North Carolina Fines Duke Energy a Measly $7 Million for Coal Ash Contamination — And Environmentalists Are Pissed
The settlement includes another $10-15 million to help accelerate the clean up of groundwater contamination around four coal-fired power plants.
Ninety-three percent of drinking water wells tested by state regulators were found to have toxins, which could be due to Duke Energy coal ash ponds — or geology.
The Tesla CEO has introduced a new battery — not to power its line of luxury electric vehicles, but to support rooftop solar generation for homes and businesses.
In this excerpt, VICE News correspondent Neha Shastry visits Little Blue Run, the largest coal ash impoundment in the US, and speaks to a resident about the environmental effects of this big blue toxic lake.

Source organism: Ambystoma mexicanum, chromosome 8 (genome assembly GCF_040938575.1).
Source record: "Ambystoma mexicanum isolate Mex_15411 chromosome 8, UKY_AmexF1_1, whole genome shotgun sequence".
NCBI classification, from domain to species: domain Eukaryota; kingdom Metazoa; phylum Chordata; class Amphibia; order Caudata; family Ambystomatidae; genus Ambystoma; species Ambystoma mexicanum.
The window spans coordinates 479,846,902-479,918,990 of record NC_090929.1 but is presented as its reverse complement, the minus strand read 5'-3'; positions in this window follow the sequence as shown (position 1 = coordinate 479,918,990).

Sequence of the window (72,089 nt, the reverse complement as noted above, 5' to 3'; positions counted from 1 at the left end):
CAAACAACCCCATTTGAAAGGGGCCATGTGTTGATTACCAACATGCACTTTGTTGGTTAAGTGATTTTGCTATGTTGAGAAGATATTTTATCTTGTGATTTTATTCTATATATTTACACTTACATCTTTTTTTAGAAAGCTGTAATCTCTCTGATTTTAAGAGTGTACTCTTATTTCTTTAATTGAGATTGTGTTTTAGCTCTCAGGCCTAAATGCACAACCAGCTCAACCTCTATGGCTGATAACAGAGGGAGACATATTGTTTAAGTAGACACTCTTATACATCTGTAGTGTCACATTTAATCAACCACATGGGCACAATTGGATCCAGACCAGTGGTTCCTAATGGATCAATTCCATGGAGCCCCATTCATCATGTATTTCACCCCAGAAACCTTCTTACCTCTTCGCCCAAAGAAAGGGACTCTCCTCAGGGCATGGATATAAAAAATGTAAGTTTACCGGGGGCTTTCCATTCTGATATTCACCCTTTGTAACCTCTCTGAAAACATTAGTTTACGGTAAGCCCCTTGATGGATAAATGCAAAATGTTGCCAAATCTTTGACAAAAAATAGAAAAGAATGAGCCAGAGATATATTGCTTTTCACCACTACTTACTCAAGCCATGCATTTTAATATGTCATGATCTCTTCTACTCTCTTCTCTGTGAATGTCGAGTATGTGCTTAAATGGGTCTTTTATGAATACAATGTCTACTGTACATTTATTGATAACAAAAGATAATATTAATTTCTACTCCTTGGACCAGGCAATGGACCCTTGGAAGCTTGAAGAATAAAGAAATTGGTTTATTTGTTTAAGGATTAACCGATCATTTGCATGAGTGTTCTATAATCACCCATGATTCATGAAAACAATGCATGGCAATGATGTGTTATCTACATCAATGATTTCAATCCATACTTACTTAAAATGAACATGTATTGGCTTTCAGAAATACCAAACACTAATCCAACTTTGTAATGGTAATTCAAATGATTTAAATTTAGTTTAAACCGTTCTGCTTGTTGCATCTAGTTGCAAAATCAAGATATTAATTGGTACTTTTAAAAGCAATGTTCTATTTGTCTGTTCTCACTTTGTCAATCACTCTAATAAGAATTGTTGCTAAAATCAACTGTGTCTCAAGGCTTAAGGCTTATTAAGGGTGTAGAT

In this extra scene, a couple living near a coal ash pond in Dukeville, North Carolina, speak about how finding out that their drinking water is contaminated shone a new light on the illnesses in their family and in the neighborhood over the years.
In the final part of our series, VICE News travels to Pennsylvania, home to the largest coal ash pond in the country, which continues to leak dangerous pollutants out into the community.
In part one, VICE News travels to North Carolina to visit a river that’s been poisoned with arsenic from a nearby Duke Energy site, and speak with a resident who has found toxic heavy metals in her drinking water.
Nearly all of the coal ash that leaked from a Duke Energy-owned coal ash impoundment remains at the bottom of the Dan River in North Carolina.